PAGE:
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06/30/11 7:28 PM ET

Festivities abound at Military Opening Day

It is a relationship the Padres treasure as much as any other, and every spring it is placed front and center in what is now a 16-year tradition in San Diego.

Military Opening Day is always one of the first dates marked on the calendar as the Padres plan out their promotional lineup for each season. The only Major League Baseball team to hold a dedicated opening day for the armed services, the Padres support of the military is at the forefront of their year-round efforts in the community. Using PETCO Park all year to help in these efforts is a no-brainer, and each season it kicks off with this very special day.

"We take our relationship with the military very seriously and are proud to honor them every chance we get," says Padres Senior Vice President of Brand Development Laura Broderick.

"Being located in a city with such a large military community, we see first-hand the sacrifices that are made not only by military personnel, but by their families. It is our responsibility to recognize these efforts and thank them for all they do for our country."

It takes more than adding a touch of military flare to the pregame ceremony to truly recognize and thank service men and women for their sacrifice. That's why each season, the Padres turn this day into a military extravaganza, complete with a band, a flyover, hundreds of Marine recruits and, of course, a parachute team.

2011 Military Opening Day was no exception. Held right in the middle of the season's first homestand (April 10), the festivities began with the U.S. Navy's parachute team, the "Leap Frogs," who dropped into the ballpark from the sky above. Based in San Diego, the jump was their first performance in their home city this year.

"As SEALs, we're really America's away team," said Chief Warrant Officer (SEAL) Keith Pritchett, a member of the Leap Frogs. "It's always great to be able to perform at home and to be able to show San Diegans how much we appreciate their support."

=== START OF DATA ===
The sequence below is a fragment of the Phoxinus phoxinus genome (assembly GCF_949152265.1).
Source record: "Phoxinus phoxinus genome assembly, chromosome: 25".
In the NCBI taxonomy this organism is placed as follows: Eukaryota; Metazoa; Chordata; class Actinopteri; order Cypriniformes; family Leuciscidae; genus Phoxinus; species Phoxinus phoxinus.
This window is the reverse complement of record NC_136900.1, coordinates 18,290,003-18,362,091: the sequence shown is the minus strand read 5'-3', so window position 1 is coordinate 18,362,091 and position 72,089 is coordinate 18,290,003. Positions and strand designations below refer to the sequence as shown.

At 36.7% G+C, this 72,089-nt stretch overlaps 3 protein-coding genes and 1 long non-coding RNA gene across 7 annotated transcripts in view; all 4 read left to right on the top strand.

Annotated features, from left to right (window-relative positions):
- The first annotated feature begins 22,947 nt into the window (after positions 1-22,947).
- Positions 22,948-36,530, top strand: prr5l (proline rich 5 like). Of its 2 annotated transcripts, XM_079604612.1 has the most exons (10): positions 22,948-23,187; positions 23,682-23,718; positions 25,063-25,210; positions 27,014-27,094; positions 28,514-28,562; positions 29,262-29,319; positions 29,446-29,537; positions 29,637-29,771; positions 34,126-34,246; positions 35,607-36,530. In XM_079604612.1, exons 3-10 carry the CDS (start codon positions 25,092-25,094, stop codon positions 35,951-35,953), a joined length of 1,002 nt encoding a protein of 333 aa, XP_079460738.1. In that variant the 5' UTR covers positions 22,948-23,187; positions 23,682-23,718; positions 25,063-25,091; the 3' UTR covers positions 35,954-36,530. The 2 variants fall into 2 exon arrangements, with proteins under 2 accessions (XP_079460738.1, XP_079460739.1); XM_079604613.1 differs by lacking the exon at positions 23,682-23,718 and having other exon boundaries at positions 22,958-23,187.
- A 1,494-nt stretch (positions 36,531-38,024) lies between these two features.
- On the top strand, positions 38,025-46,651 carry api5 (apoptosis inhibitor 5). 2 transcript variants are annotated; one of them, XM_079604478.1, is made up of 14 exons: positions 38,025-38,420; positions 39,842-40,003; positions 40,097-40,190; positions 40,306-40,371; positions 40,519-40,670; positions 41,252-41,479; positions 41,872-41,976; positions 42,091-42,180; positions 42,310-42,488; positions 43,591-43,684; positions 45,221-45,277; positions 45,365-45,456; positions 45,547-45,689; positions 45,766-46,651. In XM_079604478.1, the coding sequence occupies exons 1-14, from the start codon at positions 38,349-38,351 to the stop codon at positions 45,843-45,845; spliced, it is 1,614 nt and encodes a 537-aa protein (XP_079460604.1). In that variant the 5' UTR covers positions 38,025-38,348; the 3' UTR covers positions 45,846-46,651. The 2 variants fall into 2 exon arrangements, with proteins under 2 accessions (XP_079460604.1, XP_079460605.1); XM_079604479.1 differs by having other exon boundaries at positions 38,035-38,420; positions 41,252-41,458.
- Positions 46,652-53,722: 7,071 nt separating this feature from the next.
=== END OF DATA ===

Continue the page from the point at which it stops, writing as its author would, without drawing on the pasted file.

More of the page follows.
As part of a pregame ceremony, the Padres honored local military personnel, as they do every year, for their professional performance and contributions to the community. Recognized this year were 12 award recipients from various San Diego area commands. The honorees represented the U.S. Army, Navy, Air Force, Marine Corps and Coast Guard.

The Padres were privileged to be joined by the Edwards Air Force Base Honor Guard, who presented the nation's colors for the National Anthem, performed by the Marine Band San Diego and accompanied by a flyover by two MH-60-T Jayhawk Helicopters from the U.S. Coast Guard Sector San Diego.

It was then time for the "Team of the Military" to take the field. Donning their new camouflage jerseys, modeled after the digital camouflage patterns currently worn by the U.S. Marines, the Padres were joined on field by drill instructors from Golf Company, Second Recruit Training Battalion at Marine Corps Recruit Depot San Diego.

Taking in all the action of Military Opening Day, and a familiar sight for Sunday afternoon regulars at PETCO Park, were 400 recruits from Marine Corps Recruit Depot. As has become customary at Military Sunday's, the recruits were recognized to the tune of the Marine Hymn in the fourth inning.

The traditional excitement of Military Opening Day was enhanced in 2011 with the debut of "Aaron's Aces," a program established by Padres starting pitcher and San Diego native Aaron Harang. Every Sunday home game, Harang hosts 30 guests from the San Diego Armed Services YMCA to a behind-the-scenes day at PETCO Park. The experience includes a customized t-shirt and goodie bag, a private meet-and-greet in the Padres bullpen and complimentary tickets courtesy of the Padres and the MLB Commissioner's Community Initiative program.

As if that wasn't enough, the Padres topped off the special afternoon with a 7-2 victory over the rival Los Angeles Dodgers. San Diego's triumph was powered by Ryan Ludwick, Cameron Maybin and Nick Hundley home runs.

The winning pitcher? Aaron Harang, of course.

This story was not subject to the approval of Major League Baseball or its clubs.